When 19 college guys go to Jamaica for spring break, they usually hit the bar and the beach.
Not Nicholas Morrison and his friends. Their trip to Montego Bay this March was far more medieval. Every morning they rose at 5:30 a.m. and prayed. Then they visited abandoned children with disabilities and dug an irrigation trench to protect the kids’ homes from flooding in the coming summer rains.
The young men joked as they moved 100 lb. boulders without machinery, naming one rock “Happy Birthday” and another “JP2,” a nickname for Pope John Paul II. Their chosen spring-break hashtag? #SemsOnMission.
Morrison and his friends are Catholic seminarians, studying to become priests. Philosophy majors at the Catholic University of America in Washington, D.C., they live and study at the nearby St. John Paul II Seminary, which opened six years ago to meet a growing demand from millennial men who want to join the priesthood.
Millennial priests are products of the Church, and the 21st century. They use Facebook and Snapchat, and text their friends funny GIFs. Some brew their own beer, protest at Black Lives Matter rallies, or go to the shooting range with Marine buddies. Some are comfortable with legalizing recreational pot.
They are more likely to wear their clerical attire than jeans in public, faster to share details of their prayer life than to keep them private and keener to give their Friday nights to the homeless than to Netflix. When it comes to politics, they are hard to pin down as liberal or conservative, and not all think preaching antiabortion homilies is a good idea.
Instead they speak openly with their supervisors about their struggles with chastity, and some even discuss their struggles with sexual orientation. Perhaps most importantly, there are more than there were before: 1,900 men under age 30 were enrolled in graduate-level Catholic seminaries in 2016, up from 1,300 in 2005, according to Georgetown University’s Center for Applied Research in the Apostolate. This June the next wave of graduates packs up to move to churches across the nation.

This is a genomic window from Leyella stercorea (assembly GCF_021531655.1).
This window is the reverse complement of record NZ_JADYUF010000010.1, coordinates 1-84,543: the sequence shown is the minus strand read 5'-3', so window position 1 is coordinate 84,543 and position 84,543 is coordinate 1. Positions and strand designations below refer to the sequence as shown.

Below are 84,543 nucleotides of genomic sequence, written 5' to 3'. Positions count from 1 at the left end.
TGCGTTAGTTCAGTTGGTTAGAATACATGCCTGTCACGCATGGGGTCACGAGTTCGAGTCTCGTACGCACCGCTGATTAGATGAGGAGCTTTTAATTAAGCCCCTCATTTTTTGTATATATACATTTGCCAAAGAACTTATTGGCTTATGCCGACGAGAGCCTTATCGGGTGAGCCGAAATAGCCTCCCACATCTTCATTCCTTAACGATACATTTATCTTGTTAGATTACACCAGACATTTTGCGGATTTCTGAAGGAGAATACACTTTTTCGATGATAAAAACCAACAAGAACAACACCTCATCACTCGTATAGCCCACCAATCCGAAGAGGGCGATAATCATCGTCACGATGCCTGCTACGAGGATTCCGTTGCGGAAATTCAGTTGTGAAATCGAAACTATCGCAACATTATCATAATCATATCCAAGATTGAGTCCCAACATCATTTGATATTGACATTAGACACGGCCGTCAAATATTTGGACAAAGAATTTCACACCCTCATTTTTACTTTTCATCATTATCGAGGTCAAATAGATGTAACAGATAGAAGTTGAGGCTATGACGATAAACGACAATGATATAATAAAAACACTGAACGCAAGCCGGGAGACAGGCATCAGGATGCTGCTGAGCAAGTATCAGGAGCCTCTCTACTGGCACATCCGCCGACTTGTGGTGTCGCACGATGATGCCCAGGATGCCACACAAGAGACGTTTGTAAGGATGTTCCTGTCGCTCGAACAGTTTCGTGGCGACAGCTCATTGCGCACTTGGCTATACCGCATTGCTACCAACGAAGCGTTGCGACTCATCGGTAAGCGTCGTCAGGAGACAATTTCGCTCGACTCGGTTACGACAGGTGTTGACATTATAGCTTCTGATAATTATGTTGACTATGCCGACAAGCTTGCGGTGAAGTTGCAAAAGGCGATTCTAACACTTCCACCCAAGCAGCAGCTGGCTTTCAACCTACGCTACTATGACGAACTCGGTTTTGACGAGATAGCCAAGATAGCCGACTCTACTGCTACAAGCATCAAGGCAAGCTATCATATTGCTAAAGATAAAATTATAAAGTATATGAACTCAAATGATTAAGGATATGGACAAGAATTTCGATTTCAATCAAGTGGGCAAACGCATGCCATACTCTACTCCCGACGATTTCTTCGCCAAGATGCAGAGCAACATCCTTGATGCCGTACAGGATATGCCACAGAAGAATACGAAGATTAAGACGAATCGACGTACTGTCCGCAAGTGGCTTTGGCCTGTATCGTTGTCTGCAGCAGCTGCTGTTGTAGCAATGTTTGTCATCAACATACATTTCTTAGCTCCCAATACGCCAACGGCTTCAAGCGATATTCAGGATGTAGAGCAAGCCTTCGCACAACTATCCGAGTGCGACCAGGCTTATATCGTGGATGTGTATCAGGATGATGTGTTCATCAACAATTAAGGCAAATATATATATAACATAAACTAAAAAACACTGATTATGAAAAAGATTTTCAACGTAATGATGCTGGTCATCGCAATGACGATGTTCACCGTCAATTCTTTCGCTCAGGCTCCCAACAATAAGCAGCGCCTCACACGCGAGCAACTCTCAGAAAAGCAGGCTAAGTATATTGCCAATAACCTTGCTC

This shift comes at a time when Pope Francis, who became the Pontiff in 2013, is calling for a new kind of priest to serve in parishes across the world. His papacy is just four years old, and the millennial priests are not a homogeneous group, but already, they share a mission.
Forget the old stereotypes of the priesthood—reserved men, removed and dogmatic, who present themselves at the lectern to guide their congregations. The next generation heeding the Francis call looks a lot like Father Chris Seith, the parochial vicar at Our Lady of Mercy in Potomac, Md. Seith, now 28, does CrossFit, rides a bike through the halls of his parish’s Catholic school donning a goofy fake mustache and gondolier’s hat to greet all the students, and bakes cakes on Catholic feast days to encourage people to celebrate holy days as real parties.
Pope Francis’ mission of mercy and first major writing, The Joy of the Gospel, guides his purpose. “Joy is contagious, energy is contagious,” Seith says. “I just want to be the face of that joy.”